As for stuff to do around here, you obviously have to check out the trees. Go look at General Sherman and all the other Sequoia trees. They're so amazing and honestly it humbles you a little. Also check out Moro Rock Trail. The view from the top is amazing. You'll also probably see a fair amount of wildlife while you're hiking around, so be careful of the bears. Out of all my trips to California, I've seen the most bears here in Sequoia. They are super cool creatures, just keep a respectful distance and of course don't feed them.
This campground is clean and quiet. There are spaces for travel trailers and motor homes with or without electricity and water and there are spaces for tent camping as well. The restrooms are clean and have showers,a small stream runs through the campground and fires are allowed. The campground is near a county park with a small lake . This is a great home base to explore the area, Toms place,Rock creek,Convict Lake, Mammoth and the June Lake loop are within 45 min. Definitely worth checking out we stay two times a year and we love it.
Tent camping and some RV sites available. Went at the very end of the season so cold at night but beautiful during the day! Various homes nearby. Lake was beautiful and the leaves were changing in time for winter. Very clean. Flushable toilets and running water. Walking distance from town.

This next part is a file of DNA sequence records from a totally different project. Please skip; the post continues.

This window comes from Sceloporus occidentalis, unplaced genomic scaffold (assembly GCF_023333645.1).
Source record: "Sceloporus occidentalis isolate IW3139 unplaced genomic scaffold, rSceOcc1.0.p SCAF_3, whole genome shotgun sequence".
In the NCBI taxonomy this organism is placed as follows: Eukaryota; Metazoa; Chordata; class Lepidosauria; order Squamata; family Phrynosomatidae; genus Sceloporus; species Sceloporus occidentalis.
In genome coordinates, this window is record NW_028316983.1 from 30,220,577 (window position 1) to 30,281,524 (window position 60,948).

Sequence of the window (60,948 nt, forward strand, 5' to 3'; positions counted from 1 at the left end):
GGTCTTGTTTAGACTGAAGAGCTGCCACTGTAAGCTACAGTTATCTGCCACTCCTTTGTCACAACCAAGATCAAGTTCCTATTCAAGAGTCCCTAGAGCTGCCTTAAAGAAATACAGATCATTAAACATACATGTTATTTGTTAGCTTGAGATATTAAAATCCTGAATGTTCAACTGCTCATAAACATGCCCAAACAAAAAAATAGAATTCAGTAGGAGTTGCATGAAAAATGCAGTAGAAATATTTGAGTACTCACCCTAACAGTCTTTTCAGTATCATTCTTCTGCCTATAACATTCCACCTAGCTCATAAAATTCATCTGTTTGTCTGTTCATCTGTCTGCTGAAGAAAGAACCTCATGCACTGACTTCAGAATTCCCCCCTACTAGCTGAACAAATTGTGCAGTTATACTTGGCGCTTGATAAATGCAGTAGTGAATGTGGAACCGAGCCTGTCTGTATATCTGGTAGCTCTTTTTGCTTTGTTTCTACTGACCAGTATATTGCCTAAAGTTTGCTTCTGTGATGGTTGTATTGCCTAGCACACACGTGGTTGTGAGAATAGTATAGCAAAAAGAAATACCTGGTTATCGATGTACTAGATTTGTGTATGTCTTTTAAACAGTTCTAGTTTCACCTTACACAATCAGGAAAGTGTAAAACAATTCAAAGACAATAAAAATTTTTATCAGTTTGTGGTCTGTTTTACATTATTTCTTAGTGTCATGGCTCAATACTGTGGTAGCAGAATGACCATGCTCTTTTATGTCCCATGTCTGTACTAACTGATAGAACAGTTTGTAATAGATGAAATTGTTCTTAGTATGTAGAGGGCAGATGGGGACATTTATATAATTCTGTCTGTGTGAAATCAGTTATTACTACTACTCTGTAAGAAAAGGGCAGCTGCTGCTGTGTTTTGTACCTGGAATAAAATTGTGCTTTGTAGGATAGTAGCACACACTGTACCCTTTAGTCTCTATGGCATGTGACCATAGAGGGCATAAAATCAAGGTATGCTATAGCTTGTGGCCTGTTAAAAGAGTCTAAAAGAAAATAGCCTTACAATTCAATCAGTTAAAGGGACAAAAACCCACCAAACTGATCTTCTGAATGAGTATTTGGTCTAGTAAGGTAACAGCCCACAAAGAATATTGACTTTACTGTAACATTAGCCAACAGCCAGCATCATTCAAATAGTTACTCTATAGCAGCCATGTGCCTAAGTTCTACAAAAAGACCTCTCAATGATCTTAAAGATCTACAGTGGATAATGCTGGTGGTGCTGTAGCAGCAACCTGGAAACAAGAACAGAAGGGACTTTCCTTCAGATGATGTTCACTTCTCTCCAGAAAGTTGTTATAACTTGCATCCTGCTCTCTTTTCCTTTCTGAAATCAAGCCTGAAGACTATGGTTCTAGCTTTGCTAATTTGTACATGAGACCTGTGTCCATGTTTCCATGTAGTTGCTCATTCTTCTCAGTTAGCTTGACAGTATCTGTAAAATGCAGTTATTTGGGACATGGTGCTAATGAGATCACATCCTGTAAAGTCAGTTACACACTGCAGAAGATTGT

This camp ground is a great place to stay on your way to or from an adventure in the eastern Sierra. It’s easy to get to, has a small store, bathrooms/showers, and storage for your recreational vehicle if you want to leave it in a beautiful place during the off season :)
Took my friend from Portland up here for her first Sierra camping trip. This was also my first time in this specific area. Shaver Lake seemed like a great basecamp to be able to drive to a dozen different good hikes. We picked spot 36 because it was farther from other spots and also the closest one to the lake(see pics). This spot was twice the price, which I thought was for the sweet location, but it was actually a double spot. Oops. The spot was extremely well taken care of. The tables, fire rings and bear boxes were all in great shape. Bathrooms were cleaned daily. No showers but that’s what wet wipes are for. Both of the staff we encountered were friendly and helpful. Those lake pics were taken 6 hours apart and barely tweaked. We ate our breakfast and drank our coffee in that spot. Highly recommended.